In sharing these photos I am not saying that everyone should homeschool, that every homeschooler should blog their lessons, that every My Father's World Homeschooler should do things my way. I am not trying to make those of you who are not into crafts or projects feel guilty--there are probably a thousand things you do better than me! Here are the reasons I'm going to try to blog our school lessons:

*It's a hobby! 
*To inspire others.
*To cherish these days with my kids.
*To have a homeschooling record.

I'd love to hear about what you did with MFW or the different letters of the alphabet or if you have any blog links that you would like to pass on to me that would be wonderful!!!

Wednesday, September 21, 2011

Bountiful Baskets

I am so excited that Bountiful Baskets has come to our area.  For those of you not familiar with it, it is a produce co-op that serves some of the western and southern states.   For just $15 you can get a conventional basket and for $25 an organic one.  You can add on extras, like bread for $2 a loaf or whatever they have in stock that week (example: 25# roma tomatoes for $11 or 48 ears of corn for $14, etc.)

Bountiful Baskets has been such a blessing to our family.  Our growing kids continue to eat more and more and more!  In the last year I have not been buying as much produce as I'd like to because it is just so expensive!  We usually eat salad, bananas, and whatever fruit happens to be $1 a pound that week.  I stock up on frozen peas, beans, and corn when they go on sale and usually have carrots around, but beyond that, it's too expensive to bring much variety to our table.

That is until Bountiful Baskets!  I love the suprise element of not knowing what you are going to get until you show up to get the basket you paid for.  It's like someone else does your grocery shopping for you and you get to try new recipes to work with what you have!  In the past 6 weeks of getting baskets (they only come every other Sat.) we have gotten to eat kale, figs, mangos, asian pears, italian plums, yukon gold potatoes, sweet potatoes, mini cucumbers, pluots, etc.  I'm lovin' it!

The contents of this photo's basket? 
I ordered 2 regular baskets and added on 10 loaves of bread (for an extra $20). 
The produce included:
4 large bunches of green leaf lettuce
5 huge bunches spinach
9 bananas
2 stalks celery
10# yukon gold potatoes
8 peaches
20 italian plums
10 asian pears
3 large mangoes
2 heads of cauliflower
Since it's a bit of a drive to get our baskets, my friends and I are taking turns with the pick-ups.  However, after picking up for 10 friends, I realized that was TOO MUCH!  My poor van was stuffed to the max, even with all the seats out of it!  So we've decided to divide into groups of 3 or 4 for the future.  And hopefully soon someone will head up starting a drop-off point in our town so we only have to drive a few blocks instead of half an hour to pick-up.  I don't mind doing pick-ups since my friend Tracy and I go together and get some girl time in!  She brings mochas and I bring chocolate muffins!  Unfortunately our drop off is at 7am and if you don't get there within 20 minutes, your basket, which you've paid for online with a debit card, gets donated to the local food shelf!  So, the only draw-back for us is the early morning run!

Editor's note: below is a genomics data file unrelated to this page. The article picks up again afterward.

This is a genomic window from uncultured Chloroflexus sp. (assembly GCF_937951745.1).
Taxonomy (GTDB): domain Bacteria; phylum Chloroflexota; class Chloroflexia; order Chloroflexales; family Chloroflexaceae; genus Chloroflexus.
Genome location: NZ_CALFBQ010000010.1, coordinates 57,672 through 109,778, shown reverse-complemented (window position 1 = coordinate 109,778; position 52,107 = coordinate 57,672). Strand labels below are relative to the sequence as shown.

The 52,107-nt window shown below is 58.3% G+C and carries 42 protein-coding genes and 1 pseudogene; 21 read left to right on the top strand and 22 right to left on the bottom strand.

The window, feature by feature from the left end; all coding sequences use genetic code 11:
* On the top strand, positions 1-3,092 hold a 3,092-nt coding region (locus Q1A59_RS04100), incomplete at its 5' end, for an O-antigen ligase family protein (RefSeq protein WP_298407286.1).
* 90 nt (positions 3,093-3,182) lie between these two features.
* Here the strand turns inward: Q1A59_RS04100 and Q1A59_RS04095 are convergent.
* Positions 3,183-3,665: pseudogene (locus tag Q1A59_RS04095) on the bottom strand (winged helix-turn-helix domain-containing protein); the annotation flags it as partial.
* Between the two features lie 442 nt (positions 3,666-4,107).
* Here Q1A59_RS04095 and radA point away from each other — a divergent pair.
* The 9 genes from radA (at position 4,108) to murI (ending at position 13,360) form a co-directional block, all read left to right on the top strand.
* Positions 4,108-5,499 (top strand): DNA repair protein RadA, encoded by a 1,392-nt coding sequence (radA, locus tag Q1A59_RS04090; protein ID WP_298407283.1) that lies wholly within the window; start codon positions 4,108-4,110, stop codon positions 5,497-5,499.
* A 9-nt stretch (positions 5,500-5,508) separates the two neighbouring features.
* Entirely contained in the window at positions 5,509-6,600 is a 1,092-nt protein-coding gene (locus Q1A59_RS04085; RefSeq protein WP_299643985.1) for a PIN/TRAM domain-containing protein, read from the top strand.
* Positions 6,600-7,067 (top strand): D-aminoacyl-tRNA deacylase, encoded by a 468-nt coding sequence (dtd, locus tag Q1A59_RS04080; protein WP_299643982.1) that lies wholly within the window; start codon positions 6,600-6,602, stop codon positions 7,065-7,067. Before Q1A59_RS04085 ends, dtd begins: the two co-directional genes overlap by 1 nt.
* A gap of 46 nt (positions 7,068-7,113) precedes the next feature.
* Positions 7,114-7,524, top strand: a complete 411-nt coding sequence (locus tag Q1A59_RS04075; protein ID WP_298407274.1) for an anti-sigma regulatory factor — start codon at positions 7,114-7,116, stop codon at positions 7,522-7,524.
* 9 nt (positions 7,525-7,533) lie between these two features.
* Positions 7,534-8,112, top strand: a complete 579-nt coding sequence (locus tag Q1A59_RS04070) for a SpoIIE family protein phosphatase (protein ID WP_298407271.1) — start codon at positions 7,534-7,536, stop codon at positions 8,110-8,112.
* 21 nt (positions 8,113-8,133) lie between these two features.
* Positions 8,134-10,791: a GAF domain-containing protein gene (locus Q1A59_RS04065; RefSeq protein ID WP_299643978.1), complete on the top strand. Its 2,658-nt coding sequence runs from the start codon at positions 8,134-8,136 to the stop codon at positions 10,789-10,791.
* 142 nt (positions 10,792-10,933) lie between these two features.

This is what came in the organic basket (above).  A little less produce for a bit more money but still less than half of what we'd pay for organic produce at our local grocery stores.

So, what came in this basket?  This last time I got 2 regular baskets.  So I spent $30, plus the $1.50 shipping fee you get charged each time.  I got:
14 mini cucumbers
22 pears
14 bananas
8 Gala apples
8 giant plums
18 sweet potatoes
6# brocolli
5# grapes
5 large yellow onions
3 packages of figs
(and some zuchinni and yellow squash someone was giving away for free at the drop-off site)
This week my friends and I had the challenge of figuring out what to do with figs.  I'd never had them before!  I found a great recipe online (from Emeril) for Fig Preserves that called for two ingredients.  I washed the figs (24 oz. of them) and cut the stems off the top and threw them in a pot with 1 c. brown sugar.  (You could use honey, agave nectar, rapadura, etc. if you wanted to).  You simmer on low, stirring occasionally, and after 30 minutes, it's done!  I did add a dash of nutmeg, cinnamon, and cloves just because I thought it would give it an extra kick.  Then I put it in a blender and blended so my jam would be smooth (for the kids).  It made 3 cups of jam which I stored in the fridge as it will be gone soon!  A friend sent me a link to a sweet potato biscuit recipe so I made those and topped them with warm fig jam!  Yum!

Sweet Potato Biscuits

2 C. whole wheat flour
2 t. baking powder
1 stick of butter
1 mashed banana
1 large sweet potato, peeled, cooked, and mashed
(or use 8 ounces of sweet potato baby food)
1 C. milk

Mix dry ingredients and then cut butter into flour.  Using a pastry blender or fork, mash until butter and flour has formed into little pea-sized crumbles.  Then mix in banana and potato.  Add milk all at once.  Stir just until mixed in (don't over-stir) and then drop large spoonfuls onto an ungreased cookie sheet and bake at 400 until lightly browned on top (12-15 minutes).  Makes 6 large biscuits.